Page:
Thursday, 18 May 2023
But Paul said to them, “They have beaten us openly, uncondemned Romans, and have thrown us into prison. And now do they put us out secretly? No indeed! Let them come themselves and get us out.” Acts 16:37
In the previous verse, the jailor told Paul that the magistrates had sent word to let them go. With that, Luke now records, “But Paul said to them.”
As noted in the comments of the previous verse, the rod bearers were obviously with the jailor when he gave them the news of their release because the address is now in the plural. Paul is speaking to the jailor and the rod bearers. In his response, he says, “They have beaten us openly, uncondemned Romans.” The word “openly” is more appropriately translated as “publicly.” They were shamed before other citizens and even non-citizens in a manner that was considered wholly intolerable to the laws of Rome.
Of this, Charles Ellicott says –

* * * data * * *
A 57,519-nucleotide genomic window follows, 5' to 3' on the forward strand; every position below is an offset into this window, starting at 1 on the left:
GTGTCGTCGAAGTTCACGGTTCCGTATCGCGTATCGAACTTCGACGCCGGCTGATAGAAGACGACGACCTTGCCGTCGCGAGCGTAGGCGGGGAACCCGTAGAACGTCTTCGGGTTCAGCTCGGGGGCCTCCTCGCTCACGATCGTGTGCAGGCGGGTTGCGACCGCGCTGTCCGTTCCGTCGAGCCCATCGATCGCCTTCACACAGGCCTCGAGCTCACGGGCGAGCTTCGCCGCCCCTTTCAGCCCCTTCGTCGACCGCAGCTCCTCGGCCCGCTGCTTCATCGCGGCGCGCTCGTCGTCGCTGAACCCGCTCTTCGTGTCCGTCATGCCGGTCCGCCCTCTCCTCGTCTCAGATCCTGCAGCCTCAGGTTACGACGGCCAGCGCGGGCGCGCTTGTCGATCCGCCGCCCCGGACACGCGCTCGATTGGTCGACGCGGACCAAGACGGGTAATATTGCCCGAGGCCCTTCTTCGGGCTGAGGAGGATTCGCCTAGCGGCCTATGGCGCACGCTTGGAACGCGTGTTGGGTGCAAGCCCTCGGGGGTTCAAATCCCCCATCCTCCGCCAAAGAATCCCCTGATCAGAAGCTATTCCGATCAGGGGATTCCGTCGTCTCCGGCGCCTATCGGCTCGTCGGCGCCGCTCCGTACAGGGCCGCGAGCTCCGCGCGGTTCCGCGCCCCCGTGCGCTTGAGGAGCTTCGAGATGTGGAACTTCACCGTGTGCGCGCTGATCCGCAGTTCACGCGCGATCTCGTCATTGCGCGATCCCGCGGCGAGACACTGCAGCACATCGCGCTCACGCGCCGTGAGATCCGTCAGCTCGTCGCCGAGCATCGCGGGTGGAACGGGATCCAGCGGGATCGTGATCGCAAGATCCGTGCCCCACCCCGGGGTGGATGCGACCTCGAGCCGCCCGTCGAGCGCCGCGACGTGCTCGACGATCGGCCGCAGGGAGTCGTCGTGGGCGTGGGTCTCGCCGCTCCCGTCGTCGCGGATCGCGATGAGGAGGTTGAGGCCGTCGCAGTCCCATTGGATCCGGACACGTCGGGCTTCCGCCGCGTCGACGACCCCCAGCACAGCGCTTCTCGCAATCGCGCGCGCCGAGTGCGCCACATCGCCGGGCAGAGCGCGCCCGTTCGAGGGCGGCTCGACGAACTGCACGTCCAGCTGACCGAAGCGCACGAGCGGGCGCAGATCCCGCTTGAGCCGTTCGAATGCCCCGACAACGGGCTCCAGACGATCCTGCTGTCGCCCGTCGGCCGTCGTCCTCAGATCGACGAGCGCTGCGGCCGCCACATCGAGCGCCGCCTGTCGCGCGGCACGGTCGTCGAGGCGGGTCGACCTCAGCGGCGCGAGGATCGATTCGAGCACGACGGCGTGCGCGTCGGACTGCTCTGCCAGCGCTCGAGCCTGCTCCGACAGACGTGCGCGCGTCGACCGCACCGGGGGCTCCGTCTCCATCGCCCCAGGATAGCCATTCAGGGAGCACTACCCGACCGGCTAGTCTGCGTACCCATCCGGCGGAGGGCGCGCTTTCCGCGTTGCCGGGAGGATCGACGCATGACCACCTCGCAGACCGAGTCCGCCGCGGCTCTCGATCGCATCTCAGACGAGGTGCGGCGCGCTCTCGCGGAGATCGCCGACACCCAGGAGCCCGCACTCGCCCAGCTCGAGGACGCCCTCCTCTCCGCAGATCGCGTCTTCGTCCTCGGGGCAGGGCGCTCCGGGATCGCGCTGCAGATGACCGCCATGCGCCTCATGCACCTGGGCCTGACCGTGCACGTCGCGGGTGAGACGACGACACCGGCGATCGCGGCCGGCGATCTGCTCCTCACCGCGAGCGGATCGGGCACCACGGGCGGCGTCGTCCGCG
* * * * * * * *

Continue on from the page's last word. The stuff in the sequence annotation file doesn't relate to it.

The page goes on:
“By the Lex Porcia (B.C. 247), Roman citizens were exempted from degrading punishment, such as that of scourging. It was the heaviest of all the charges brought by Cicero against Verres, the Governor of Sicily, that he had broken this law.”
As Paul uses the plural, us, it indicates that Silas was also a Roman. It would be wholly inappropriate to speak the plural in this manner if it were not so. How Silas obtained his citizenship is unknown. However, in Acts 22:28 we find that Paul was born a Roman citizen. That carried an exceptional mark. Others became citizens in various ways, but to be born a Roman meant that his father was a citizen before him as well.